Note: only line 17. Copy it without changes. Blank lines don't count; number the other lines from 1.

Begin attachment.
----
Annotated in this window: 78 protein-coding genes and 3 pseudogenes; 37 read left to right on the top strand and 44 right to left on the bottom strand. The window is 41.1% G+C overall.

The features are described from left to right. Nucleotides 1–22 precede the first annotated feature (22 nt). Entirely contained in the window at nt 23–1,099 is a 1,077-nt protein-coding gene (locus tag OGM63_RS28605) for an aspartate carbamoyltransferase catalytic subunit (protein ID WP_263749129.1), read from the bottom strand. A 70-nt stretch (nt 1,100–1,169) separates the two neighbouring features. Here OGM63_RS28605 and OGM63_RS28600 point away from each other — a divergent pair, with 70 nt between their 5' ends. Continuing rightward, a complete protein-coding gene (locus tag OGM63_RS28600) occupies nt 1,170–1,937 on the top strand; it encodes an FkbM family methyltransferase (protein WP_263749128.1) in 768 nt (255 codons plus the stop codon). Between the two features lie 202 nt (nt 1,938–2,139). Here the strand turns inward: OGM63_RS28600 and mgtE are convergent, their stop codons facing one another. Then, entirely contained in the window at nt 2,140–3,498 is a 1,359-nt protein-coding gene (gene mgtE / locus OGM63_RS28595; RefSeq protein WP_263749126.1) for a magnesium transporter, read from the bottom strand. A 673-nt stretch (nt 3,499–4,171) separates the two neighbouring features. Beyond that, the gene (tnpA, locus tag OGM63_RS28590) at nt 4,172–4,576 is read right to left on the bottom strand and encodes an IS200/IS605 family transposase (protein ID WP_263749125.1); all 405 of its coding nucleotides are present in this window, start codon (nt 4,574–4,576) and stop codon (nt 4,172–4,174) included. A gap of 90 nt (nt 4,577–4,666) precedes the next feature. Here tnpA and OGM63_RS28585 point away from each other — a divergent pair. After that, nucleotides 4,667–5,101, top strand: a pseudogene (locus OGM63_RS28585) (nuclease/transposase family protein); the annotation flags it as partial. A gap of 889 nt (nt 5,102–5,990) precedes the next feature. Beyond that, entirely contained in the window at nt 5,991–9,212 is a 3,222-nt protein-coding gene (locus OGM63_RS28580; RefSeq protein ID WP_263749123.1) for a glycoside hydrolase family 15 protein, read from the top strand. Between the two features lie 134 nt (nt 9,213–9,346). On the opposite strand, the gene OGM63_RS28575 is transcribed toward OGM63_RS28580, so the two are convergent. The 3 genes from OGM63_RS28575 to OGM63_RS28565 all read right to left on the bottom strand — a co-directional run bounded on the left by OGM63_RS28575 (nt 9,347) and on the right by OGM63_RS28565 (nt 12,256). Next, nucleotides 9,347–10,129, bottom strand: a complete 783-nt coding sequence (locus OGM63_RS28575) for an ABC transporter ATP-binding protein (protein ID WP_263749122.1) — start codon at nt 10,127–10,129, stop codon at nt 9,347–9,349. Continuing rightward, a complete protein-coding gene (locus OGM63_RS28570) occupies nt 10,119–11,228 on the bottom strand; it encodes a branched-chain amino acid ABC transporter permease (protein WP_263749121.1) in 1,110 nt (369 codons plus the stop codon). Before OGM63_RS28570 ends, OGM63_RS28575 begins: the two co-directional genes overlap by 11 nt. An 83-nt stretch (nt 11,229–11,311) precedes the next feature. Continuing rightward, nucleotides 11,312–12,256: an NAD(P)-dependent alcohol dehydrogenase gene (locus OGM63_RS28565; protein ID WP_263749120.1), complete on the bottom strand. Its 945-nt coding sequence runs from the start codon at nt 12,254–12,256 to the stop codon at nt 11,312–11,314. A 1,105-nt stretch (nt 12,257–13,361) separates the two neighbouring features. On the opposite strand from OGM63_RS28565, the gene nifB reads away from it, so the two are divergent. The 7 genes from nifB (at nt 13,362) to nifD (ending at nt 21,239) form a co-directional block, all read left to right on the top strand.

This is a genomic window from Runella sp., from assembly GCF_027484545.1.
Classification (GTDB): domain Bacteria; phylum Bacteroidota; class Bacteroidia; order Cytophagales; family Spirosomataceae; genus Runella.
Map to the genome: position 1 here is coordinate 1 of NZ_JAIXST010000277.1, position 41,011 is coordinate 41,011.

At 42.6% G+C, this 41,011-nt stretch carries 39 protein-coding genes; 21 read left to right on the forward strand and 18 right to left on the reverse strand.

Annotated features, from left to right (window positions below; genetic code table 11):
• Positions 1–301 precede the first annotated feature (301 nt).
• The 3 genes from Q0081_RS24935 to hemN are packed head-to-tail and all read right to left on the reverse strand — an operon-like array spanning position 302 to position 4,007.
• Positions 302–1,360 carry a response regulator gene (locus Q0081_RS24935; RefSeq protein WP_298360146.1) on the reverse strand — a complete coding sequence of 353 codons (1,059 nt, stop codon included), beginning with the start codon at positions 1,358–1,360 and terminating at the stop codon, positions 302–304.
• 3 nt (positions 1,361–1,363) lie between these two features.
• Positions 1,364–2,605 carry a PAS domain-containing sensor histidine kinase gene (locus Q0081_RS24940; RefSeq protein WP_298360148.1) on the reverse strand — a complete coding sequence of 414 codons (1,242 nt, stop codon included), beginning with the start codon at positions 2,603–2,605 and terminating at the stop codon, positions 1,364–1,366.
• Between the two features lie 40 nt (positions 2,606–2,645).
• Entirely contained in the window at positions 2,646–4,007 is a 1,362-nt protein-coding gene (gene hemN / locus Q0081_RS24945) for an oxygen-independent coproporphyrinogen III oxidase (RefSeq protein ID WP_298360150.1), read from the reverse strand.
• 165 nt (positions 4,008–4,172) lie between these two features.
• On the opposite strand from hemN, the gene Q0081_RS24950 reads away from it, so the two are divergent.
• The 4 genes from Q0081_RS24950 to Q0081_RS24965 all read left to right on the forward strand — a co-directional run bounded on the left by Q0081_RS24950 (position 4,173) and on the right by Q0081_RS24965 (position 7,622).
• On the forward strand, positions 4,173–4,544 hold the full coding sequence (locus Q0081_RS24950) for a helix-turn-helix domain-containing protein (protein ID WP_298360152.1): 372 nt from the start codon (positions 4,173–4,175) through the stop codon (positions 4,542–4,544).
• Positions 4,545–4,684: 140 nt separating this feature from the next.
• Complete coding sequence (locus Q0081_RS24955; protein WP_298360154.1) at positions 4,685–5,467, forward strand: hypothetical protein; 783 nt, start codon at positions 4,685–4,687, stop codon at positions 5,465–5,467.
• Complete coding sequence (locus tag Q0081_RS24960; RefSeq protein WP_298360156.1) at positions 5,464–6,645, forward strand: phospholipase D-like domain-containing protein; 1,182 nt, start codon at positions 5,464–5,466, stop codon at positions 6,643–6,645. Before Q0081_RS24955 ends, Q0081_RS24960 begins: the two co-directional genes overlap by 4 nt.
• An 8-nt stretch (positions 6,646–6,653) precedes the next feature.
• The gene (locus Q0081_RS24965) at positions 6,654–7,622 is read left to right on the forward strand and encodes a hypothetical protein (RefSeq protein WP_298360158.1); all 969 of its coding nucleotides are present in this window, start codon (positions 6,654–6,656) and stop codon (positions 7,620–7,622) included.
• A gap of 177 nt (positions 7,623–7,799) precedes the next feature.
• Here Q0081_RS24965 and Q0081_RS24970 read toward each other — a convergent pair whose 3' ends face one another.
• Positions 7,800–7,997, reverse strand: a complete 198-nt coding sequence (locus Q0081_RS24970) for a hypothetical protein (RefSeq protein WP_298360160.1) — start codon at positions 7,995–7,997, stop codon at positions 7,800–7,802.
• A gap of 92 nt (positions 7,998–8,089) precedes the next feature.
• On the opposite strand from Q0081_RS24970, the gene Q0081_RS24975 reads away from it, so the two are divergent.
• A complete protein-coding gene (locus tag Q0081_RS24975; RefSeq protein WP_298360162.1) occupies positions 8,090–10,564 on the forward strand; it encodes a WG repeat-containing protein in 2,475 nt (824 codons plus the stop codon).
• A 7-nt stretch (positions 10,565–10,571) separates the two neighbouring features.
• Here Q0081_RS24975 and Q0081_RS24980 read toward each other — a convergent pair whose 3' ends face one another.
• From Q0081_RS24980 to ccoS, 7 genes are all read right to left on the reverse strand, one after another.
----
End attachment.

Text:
• The 4 genes from Q0081_RS24950 to Q0081_RS24965 all read left to right on the forward strand — a co-directional run bounded on the left by Q0081_RS24950 (position 4,173) and on the right by Q0081_RS24965 (position 7,622).